A Parenting Report Card and what functional families provide

As parents, there is no shortage in wondering how we are doing with our children. We compare ourselves to other parents and our kids to their kids. We look for more and better ways to organize, to discipline, to reward. We look for tips on communicating, bonding and making memories. And we judge ourselves harshly when we feel like a failure.

So how are you doing as a parent? Perhaps the best one to grade you is your own child. Yes, their opinion of us is biased, but it will be close. And the information you may gain is invaluable. Your child is most likely used to being graded on a whole host of things in life, either directly or indirectly. You however, are not.

But before we grade, what will you be graded on?

What Functional Families Provide

We all know what dysfunctional looks like, either from our own experience or from someone we know. But what does functional look like? Well, Pia Melody has something to say about that. I recommend her books often. Here is her list of what a functional family provides:

  1. Provide clear rules
  2. Rules that are expected to be followed
  3. Rules that are possible to follow
  4. Rules that the adults follow too
  5. Support the child in learning to think for themselves
  6. Disagree with the child’s thinking while still valuing the child
  7. Provide a system for problem solving
  8. Reinforce the message that having problems to solve is normal
  9. Validate the child’s feelings without challenging their reality

In addition to these items, how does your child feel? I know feelings are subjective and sometimes situational, but they are a part of your child’s reality, which shapes their perception of the world around them. So does you child feel valued for who they are? Do they feel heard, as in their voice matters? Do they feel loved, like they belong in the family? And do they feel respected, like their boundaries are working?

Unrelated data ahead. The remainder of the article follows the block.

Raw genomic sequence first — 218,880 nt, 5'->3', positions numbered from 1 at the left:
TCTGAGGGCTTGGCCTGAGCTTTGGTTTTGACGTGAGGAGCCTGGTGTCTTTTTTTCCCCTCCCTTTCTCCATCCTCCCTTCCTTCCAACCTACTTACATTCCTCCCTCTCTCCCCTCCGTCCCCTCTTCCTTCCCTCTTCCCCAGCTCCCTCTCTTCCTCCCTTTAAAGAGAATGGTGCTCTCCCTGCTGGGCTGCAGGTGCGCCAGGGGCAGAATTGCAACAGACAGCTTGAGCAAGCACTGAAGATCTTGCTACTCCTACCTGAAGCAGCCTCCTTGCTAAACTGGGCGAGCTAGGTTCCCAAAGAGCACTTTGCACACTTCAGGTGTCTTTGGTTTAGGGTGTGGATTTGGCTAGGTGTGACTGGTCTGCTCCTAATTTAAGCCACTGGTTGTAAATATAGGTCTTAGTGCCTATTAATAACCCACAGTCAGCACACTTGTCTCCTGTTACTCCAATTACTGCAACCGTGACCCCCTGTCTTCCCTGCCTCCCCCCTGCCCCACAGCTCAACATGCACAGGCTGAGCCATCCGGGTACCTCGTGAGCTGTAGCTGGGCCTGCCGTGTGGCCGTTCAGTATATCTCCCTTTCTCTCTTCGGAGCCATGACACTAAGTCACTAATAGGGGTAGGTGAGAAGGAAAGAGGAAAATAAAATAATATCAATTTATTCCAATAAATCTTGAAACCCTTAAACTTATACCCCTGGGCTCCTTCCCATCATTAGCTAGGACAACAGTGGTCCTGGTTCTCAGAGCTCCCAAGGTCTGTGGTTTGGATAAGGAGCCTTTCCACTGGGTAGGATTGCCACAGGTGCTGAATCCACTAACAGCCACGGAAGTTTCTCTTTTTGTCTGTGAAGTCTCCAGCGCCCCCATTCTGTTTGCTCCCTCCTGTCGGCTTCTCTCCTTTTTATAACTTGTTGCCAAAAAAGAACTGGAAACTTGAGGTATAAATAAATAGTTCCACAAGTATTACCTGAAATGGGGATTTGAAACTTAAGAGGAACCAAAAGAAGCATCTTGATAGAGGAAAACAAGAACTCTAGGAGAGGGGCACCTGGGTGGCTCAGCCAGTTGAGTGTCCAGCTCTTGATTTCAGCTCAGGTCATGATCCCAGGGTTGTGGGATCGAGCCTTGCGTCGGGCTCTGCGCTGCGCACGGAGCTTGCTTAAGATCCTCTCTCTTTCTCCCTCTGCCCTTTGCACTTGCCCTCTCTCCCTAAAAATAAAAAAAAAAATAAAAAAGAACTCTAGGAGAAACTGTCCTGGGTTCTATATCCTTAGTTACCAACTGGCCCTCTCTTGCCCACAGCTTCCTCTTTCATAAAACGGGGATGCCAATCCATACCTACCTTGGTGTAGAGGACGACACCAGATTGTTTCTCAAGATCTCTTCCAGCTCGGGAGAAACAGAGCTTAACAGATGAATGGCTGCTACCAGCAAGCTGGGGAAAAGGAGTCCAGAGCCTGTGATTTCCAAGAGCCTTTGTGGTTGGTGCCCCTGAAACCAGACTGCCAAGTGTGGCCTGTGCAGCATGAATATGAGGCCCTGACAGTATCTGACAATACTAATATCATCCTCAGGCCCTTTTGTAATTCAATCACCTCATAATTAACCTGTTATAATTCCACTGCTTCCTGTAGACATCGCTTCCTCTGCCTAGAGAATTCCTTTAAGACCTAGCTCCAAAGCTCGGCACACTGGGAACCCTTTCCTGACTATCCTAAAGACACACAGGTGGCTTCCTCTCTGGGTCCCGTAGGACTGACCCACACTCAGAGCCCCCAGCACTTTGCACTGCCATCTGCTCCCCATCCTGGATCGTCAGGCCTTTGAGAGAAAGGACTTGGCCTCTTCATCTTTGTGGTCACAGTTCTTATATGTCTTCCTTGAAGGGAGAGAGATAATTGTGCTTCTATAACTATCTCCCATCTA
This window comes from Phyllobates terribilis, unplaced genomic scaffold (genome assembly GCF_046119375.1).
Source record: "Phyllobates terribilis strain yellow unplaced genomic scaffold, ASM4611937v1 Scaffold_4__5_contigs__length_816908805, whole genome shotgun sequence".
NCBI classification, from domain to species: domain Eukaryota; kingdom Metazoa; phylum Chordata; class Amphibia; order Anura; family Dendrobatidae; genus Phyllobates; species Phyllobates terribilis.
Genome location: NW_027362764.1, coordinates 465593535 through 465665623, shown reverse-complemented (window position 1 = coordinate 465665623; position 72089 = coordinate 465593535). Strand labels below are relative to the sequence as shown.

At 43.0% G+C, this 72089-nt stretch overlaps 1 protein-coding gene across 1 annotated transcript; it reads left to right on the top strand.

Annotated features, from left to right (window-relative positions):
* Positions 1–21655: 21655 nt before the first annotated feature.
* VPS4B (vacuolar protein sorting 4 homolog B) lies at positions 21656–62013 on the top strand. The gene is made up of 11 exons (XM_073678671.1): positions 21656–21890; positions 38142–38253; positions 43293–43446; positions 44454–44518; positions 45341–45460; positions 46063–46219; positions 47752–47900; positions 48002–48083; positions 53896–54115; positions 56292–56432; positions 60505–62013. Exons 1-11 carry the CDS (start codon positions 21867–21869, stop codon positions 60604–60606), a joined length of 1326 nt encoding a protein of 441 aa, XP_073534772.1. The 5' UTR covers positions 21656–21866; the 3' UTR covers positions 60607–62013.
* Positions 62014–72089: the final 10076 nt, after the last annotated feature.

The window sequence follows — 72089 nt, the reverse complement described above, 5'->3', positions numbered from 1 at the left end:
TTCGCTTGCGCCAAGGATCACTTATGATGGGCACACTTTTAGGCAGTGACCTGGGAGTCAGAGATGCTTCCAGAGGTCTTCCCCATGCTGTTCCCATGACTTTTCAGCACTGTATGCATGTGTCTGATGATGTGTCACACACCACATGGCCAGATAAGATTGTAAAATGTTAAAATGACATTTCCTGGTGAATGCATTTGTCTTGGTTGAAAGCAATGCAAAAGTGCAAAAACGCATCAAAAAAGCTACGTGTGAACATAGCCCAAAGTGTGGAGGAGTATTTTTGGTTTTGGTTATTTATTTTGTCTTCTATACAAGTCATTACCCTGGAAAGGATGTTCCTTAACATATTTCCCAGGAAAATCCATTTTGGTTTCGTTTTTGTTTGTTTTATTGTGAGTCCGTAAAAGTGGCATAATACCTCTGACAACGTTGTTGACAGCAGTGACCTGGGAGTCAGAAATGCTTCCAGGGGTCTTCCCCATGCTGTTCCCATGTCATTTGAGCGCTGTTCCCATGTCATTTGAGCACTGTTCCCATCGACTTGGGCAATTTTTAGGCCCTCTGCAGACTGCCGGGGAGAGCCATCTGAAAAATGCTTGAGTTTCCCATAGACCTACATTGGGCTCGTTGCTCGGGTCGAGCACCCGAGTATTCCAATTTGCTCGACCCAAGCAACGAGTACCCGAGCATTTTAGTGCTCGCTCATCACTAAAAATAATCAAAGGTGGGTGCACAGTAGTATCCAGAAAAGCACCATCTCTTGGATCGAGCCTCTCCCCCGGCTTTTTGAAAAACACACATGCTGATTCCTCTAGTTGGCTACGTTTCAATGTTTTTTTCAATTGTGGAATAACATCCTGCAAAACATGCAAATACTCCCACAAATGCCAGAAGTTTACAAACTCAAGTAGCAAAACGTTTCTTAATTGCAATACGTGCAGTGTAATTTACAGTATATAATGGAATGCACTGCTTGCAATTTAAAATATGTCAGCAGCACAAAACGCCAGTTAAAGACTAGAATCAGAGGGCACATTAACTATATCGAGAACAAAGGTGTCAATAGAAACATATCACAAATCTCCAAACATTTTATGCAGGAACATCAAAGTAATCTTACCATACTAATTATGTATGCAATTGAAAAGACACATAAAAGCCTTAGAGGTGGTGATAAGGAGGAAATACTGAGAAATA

And finally, in your home, is there more love than not? More trust than distrust? And more respect than disrespect?

Remember that perception trumps reality. Your child’s grading of you will be based on their experience and how they interpret things. You will disagree on some things, and you will have questions. You might even be tempted to challenge their perception. Don’t. Seek first to understand why they think and feel as they do. Validate their experience. Then you can dialogue about it.

Parenting Report Card

Here is your homework: Ask your child to grade you honestly and without fear of retribution using this form. If you have multiple children, have each of them complete a separate form. Remember, do not argue with or challenge your child’s answers. Seek to understand why they graded you the way they did first.

If you score an A, great! Keep up the good work. If you score anything below an A, then you have something to talk about with your child. And I don’t mean you doing the talking; your job is to listen.

Bonus Points

Feeling gutsy? Have your spouse or friend, someone who will be honest with you, complete the same report card on you. Aha… a more reputable source! Like I said, feeling gutsy?


Todd has been a therapist for over 20 years in a variety of settings. An unconventional therapist who tells the truth, Todd has taught undergraduate and graduate level courses, and authored his first book, Simply Relate.

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